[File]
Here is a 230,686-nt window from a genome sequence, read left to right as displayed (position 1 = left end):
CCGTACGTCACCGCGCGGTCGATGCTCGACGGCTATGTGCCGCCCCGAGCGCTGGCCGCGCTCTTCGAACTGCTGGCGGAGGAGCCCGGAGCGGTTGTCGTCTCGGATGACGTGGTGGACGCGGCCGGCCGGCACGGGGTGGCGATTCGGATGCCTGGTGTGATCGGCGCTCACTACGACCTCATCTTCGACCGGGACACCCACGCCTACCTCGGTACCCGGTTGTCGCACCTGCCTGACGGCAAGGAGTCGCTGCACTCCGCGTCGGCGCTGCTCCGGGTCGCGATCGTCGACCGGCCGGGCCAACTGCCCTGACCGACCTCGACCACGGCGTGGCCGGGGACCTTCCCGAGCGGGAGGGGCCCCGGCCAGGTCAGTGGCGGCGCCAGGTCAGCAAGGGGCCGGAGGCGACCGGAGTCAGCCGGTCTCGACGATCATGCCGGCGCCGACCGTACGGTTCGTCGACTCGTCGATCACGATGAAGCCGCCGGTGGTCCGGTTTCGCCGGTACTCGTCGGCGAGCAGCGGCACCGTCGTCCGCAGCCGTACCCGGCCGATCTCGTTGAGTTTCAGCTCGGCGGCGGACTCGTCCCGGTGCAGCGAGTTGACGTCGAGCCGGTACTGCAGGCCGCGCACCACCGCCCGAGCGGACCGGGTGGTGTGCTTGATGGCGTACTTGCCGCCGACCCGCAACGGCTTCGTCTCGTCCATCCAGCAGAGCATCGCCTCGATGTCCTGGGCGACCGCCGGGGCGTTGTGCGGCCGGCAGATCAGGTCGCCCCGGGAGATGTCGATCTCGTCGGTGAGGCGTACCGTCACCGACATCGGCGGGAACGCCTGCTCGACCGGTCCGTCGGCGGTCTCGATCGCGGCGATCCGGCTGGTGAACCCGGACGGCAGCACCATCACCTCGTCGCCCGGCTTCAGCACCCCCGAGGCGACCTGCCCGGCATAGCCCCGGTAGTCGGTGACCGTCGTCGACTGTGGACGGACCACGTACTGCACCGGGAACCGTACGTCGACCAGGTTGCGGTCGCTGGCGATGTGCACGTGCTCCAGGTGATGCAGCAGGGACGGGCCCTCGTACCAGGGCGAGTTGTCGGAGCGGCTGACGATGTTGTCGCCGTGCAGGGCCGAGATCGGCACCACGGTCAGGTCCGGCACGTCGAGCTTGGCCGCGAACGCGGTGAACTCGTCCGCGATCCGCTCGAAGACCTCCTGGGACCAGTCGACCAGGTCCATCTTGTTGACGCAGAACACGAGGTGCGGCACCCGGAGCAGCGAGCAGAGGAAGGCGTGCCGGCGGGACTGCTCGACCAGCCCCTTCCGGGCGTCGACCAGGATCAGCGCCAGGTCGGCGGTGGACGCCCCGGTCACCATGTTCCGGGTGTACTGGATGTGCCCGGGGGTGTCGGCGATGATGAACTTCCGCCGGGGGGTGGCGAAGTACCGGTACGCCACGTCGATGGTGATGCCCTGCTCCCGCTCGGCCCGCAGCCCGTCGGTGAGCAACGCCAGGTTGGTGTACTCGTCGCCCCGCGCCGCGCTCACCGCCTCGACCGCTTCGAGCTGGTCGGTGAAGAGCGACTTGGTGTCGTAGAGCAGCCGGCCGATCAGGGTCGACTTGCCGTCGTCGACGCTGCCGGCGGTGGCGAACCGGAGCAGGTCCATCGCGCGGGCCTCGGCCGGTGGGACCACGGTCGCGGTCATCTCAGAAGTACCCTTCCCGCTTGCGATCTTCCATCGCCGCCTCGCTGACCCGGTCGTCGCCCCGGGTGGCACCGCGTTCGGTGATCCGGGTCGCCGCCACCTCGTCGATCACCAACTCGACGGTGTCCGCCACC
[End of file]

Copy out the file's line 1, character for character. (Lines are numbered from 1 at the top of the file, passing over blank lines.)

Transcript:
Here is a 230,686-nt window from a genome sequence, read left to right as displayed (position 1 = left end):